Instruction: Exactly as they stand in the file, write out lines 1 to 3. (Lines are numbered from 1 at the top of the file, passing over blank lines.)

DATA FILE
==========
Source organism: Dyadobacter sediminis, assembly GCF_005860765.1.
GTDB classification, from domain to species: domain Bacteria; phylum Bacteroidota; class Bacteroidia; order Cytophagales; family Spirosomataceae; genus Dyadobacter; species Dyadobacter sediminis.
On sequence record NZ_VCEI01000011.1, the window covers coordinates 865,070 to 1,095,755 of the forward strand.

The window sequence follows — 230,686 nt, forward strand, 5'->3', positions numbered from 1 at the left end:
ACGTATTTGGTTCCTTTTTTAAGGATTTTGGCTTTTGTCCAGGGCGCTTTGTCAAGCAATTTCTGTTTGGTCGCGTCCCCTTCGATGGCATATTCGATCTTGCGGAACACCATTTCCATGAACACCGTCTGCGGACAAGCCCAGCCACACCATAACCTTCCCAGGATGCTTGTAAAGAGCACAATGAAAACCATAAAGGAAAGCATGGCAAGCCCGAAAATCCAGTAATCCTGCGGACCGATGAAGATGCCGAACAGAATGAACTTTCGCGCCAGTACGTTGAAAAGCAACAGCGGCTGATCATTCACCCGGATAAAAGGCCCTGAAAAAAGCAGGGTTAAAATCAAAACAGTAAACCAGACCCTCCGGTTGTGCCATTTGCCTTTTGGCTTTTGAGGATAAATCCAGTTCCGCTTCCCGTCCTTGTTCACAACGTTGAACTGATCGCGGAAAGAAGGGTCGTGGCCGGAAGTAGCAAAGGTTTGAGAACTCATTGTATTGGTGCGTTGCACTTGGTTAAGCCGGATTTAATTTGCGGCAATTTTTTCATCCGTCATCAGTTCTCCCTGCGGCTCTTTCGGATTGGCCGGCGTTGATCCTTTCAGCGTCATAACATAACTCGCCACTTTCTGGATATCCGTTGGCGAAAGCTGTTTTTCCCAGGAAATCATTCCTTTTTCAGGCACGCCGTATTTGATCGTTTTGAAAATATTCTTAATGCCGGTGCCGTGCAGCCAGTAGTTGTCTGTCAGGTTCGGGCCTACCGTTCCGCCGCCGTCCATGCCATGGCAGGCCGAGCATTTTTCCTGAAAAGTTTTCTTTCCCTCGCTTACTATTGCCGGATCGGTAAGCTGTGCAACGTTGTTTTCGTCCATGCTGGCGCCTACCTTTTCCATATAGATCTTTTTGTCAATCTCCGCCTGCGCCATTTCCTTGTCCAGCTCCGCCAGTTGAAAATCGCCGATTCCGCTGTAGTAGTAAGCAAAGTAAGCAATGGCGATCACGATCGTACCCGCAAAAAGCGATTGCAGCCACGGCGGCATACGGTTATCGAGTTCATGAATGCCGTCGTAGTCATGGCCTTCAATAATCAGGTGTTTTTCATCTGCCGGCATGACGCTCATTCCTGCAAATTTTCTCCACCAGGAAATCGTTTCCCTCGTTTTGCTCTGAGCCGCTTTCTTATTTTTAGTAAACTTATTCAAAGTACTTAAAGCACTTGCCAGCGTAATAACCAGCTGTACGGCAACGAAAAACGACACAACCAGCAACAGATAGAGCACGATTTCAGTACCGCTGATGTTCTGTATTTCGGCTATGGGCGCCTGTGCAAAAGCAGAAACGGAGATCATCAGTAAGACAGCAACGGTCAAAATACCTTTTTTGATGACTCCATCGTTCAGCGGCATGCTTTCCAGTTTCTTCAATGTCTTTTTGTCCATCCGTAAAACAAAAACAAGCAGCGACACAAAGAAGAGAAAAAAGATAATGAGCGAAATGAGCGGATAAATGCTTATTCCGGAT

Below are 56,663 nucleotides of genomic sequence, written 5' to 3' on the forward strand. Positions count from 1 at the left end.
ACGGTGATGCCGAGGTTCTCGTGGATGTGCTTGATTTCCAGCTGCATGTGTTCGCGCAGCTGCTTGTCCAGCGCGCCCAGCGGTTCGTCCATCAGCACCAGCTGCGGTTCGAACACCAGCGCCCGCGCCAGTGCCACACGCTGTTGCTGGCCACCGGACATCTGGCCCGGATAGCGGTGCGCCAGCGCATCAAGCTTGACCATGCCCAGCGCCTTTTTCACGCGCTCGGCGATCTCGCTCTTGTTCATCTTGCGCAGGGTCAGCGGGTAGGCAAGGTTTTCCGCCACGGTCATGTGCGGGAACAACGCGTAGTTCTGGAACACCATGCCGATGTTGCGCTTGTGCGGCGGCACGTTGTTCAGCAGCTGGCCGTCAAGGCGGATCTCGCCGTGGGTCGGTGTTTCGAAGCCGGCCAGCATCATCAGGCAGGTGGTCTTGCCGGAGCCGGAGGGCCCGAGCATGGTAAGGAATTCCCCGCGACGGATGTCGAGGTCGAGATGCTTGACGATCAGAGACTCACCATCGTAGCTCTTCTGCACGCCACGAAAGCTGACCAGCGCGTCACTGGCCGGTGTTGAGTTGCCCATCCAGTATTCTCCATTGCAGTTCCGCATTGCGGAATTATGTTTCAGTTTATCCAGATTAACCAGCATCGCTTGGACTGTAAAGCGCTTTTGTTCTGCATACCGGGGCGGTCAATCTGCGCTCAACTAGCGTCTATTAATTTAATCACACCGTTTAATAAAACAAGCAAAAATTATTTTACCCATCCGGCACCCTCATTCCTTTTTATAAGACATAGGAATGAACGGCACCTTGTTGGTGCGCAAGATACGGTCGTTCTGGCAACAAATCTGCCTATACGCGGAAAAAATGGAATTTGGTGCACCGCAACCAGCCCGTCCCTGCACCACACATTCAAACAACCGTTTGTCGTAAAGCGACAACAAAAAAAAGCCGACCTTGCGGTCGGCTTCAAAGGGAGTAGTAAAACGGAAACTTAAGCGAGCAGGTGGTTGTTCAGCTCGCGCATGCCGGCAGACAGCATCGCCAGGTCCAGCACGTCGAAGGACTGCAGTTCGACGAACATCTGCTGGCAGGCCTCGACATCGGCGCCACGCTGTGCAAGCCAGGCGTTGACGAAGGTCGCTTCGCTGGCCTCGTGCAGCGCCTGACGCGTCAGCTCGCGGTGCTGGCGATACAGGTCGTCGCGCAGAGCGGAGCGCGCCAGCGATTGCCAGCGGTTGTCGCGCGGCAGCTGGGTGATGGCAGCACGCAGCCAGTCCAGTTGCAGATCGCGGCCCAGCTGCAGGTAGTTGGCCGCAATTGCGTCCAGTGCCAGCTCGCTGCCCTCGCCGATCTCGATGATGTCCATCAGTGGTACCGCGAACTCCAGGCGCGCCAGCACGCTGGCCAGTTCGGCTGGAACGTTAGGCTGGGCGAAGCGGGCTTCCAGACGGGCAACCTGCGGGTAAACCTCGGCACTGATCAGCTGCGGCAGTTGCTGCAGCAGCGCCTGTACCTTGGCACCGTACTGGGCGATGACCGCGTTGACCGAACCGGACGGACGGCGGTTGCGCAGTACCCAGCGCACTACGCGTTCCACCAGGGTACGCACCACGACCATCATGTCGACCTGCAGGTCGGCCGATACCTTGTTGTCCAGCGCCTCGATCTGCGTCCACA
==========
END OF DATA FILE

Source organism: Dyadobacter sediminis, assembly GCF_005860765.1.
GTDB classification, from domain to species: domain Bacteria; phylum Bacteroidota; class Bacteroidia; order Cytophagales; family Spirosomataceae; genus Dyadobacter; species Dyadobacter sediminis.
On sequence record NZ_VCEI01000011.1, the window covers coordinates 865,070 to 1,095,755 of the forward strand.